the T-R triples were popular on the cirkuts because you could set it up for three different focal lengths. Once set up, you are good to go. BUT cirkuts aren't a good platform for trying different lenses. Even with the computer program and the measuring of the nodal point it takes a bit of time to get everything fine tuned. You were very lucky the first time. The advantage of having a camera with a factory lense is that they did all the work.
I've set up my cameras with different lenses and it just takes time. I have a 24" artar on my 10 which I love.
Frustrating. I'm not blessed with limitless time plus I've got so many other photographic interests. I'll have to dedicate a block of time and re-read Ron's post several times. I'm not sure I understand what I would be doing and don't really want to waste a bunch of time. I focused several lenses on the camera this afternoon. One is an original Turner Reich #4 of the advertised focal lengths that would have come with the 10 Cirkut. 10 18 24. It didn't focus anywhere near the cheater marks on the camera in either it's 10 or 18" iterations. The one that I left on the 4X4 'C' board was a 450mm Nikon. It came closest to the marks on the camera body so maybe it would be the one to start with?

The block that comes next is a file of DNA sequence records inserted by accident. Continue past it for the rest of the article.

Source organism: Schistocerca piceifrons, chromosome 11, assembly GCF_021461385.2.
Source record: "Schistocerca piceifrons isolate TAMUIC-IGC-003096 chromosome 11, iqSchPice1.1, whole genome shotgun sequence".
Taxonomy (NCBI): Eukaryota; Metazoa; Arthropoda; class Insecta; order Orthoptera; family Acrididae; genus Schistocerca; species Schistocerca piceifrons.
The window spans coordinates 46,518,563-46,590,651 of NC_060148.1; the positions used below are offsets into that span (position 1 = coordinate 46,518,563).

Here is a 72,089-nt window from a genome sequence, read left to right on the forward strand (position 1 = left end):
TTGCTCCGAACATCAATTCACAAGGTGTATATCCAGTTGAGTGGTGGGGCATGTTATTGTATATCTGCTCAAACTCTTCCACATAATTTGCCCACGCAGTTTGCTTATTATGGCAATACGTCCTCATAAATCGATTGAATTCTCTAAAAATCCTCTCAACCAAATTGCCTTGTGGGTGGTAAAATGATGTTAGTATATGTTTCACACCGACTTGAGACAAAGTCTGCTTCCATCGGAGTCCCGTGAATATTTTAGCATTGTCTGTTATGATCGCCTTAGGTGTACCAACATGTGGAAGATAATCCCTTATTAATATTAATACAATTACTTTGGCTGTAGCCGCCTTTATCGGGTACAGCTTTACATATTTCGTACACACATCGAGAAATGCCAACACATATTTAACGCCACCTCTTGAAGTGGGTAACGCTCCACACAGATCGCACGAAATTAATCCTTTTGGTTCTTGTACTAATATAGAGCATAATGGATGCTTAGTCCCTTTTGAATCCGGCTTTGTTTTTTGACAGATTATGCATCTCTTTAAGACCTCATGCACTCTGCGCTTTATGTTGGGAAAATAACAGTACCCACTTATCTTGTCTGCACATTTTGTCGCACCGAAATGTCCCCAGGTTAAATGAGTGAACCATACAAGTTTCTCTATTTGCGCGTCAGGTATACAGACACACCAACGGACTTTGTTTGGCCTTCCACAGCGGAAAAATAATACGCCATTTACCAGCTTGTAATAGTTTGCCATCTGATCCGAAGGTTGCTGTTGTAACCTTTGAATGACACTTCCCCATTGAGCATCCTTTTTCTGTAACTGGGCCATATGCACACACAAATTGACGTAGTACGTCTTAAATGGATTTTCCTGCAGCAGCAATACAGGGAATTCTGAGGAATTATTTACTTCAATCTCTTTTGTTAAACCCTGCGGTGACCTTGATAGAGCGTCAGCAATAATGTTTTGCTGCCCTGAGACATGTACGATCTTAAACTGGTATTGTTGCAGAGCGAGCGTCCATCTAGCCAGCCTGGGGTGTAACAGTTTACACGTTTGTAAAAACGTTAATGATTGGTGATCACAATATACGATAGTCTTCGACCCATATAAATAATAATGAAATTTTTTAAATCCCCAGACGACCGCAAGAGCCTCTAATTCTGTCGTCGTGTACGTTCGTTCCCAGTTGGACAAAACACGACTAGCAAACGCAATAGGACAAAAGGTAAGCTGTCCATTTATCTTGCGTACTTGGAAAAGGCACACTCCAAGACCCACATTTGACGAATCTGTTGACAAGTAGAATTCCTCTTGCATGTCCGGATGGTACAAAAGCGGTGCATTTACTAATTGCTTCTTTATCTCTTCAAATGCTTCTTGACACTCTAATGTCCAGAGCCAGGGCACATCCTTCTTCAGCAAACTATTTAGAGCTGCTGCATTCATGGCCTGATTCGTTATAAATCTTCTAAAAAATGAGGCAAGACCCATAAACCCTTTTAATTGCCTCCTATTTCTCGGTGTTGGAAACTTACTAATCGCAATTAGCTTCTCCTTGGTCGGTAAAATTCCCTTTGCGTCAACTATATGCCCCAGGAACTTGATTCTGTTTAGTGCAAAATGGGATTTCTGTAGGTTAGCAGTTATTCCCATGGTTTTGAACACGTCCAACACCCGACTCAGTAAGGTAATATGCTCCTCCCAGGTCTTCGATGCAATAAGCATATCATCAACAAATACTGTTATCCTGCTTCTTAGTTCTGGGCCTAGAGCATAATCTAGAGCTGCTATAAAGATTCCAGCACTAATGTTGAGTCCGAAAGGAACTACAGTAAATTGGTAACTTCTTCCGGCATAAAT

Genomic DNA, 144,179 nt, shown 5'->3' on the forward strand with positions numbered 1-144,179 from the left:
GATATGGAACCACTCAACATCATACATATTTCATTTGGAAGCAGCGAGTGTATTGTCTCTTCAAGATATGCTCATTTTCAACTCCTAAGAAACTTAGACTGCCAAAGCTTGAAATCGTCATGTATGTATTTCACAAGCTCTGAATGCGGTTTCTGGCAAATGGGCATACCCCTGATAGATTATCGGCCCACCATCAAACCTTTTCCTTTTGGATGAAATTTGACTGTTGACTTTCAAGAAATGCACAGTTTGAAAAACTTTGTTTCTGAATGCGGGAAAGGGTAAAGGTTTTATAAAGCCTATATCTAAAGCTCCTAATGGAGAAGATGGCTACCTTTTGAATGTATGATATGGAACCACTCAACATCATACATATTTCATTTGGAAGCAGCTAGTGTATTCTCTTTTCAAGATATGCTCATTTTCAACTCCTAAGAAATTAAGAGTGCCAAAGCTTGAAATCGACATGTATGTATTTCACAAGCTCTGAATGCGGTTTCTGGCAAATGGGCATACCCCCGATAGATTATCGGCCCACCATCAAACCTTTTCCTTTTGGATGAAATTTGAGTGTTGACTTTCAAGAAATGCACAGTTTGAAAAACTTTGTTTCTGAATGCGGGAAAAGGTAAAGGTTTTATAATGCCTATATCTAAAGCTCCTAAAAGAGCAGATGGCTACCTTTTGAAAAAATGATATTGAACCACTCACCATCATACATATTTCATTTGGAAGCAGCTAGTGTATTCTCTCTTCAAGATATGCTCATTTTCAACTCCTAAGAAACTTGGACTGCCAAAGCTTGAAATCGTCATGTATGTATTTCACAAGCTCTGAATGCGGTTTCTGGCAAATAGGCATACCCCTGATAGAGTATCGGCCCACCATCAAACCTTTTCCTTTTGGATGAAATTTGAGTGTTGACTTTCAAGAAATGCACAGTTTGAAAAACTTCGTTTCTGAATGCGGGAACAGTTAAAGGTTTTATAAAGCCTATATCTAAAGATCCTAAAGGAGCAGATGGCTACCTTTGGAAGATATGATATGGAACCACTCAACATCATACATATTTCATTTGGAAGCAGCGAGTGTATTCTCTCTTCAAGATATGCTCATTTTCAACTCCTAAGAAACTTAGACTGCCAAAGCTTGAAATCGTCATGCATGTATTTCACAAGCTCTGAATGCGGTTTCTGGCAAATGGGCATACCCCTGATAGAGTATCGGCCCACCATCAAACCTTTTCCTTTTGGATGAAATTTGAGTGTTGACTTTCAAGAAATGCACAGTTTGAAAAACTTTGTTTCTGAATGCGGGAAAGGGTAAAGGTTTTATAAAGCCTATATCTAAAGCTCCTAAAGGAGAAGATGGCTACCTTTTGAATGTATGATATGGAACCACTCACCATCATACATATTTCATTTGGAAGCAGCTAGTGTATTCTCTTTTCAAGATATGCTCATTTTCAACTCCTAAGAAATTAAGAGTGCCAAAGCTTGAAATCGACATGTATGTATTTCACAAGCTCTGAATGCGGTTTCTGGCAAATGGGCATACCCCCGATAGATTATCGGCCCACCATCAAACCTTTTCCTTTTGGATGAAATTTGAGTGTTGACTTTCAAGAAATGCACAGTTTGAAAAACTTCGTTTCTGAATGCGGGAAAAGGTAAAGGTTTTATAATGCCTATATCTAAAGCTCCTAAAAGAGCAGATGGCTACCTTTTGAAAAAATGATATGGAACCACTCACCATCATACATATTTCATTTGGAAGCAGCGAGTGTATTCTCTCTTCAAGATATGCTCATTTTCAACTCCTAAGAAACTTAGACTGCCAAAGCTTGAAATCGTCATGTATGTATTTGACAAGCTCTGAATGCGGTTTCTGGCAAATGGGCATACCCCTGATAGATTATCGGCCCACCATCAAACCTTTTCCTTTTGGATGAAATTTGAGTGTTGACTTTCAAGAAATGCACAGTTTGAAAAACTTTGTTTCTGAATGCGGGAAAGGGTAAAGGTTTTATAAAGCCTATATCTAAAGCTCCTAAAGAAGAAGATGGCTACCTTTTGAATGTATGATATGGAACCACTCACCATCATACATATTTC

Originally Posted by jamie young
Oh well, fwiw, here's my picture, warts and all. I've got a lot of work to do, but at least the camera saw some daylight for the first time in maybe 65 years. Click the thumbnail for a bigger version. Bookmark it for a page to come back to show your students everything that can go wrong with one of these pics.
It's a wonderful composition. Darn shame about the banding. I can sympathize. BTDT; I know the feeling.
I'm especially impressed that it's only your second Cirkut shot. Wow!!!!!! I can't imagine having so much gap between attempts.... I'd forget everything I thought I learned each time if I waited that long.